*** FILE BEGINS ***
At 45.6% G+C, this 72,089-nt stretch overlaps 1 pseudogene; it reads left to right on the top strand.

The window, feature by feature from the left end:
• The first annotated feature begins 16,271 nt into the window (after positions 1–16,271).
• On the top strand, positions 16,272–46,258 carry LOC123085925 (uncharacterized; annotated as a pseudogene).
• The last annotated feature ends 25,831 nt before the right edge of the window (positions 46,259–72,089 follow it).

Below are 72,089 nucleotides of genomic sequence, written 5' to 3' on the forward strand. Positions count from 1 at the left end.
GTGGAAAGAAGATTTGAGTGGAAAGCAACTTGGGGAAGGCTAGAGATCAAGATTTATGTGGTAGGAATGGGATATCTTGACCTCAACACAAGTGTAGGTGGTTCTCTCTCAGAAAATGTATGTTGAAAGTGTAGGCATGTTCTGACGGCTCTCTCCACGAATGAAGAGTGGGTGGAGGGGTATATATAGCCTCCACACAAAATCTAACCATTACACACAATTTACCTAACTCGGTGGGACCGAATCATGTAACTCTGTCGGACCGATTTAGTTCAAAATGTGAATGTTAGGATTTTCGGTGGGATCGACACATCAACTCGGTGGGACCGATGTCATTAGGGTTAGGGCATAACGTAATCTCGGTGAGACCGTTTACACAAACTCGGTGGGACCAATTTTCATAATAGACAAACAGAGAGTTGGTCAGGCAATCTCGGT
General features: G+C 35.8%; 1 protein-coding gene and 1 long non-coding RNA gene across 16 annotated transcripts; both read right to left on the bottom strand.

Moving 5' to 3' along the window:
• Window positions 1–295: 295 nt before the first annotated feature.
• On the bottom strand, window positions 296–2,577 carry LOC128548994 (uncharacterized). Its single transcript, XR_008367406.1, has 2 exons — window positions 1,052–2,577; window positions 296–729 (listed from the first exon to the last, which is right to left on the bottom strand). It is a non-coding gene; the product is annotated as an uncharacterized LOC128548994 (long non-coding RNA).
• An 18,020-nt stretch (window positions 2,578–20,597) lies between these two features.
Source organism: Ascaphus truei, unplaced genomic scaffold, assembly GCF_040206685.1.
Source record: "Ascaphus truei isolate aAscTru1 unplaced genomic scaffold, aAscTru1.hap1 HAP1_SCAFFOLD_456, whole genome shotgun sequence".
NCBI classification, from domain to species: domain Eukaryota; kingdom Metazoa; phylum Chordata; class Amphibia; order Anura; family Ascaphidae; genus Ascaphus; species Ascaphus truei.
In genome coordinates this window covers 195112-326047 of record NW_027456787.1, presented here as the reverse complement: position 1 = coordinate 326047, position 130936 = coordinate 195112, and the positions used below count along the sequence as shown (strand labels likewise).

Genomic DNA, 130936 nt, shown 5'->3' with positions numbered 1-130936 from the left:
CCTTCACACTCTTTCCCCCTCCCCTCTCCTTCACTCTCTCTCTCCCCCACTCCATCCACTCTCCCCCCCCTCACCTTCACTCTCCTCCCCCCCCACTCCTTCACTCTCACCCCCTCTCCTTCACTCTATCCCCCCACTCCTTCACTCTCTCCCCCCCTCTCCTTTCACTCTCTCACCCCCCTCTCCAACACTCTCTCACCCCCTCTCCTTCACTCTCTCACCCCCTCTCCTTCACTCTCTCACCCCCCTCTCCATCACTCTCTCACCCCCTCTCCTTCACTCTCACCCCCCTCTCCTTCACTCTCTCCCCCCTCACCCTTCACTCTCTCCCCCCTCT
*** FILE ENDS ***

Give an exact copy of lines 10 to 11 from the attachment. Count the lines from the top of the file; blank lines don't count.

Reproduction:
• Window positions 1–295: 295 nt before the first annotated feature.
• On the bottom strand, window positions 296–2,577 carry LOC128548994 (uncharacterized). Its single transcript, XR_008367406.1, has 2 exons — window positions 1,052–2,577; window positions 296–729 (listed from the first exon to the last, which is right to left on the bottom strand). It is a non-coding gene; the product is annotated as an uncharacterized LOC128548994 (long non-coding RNA).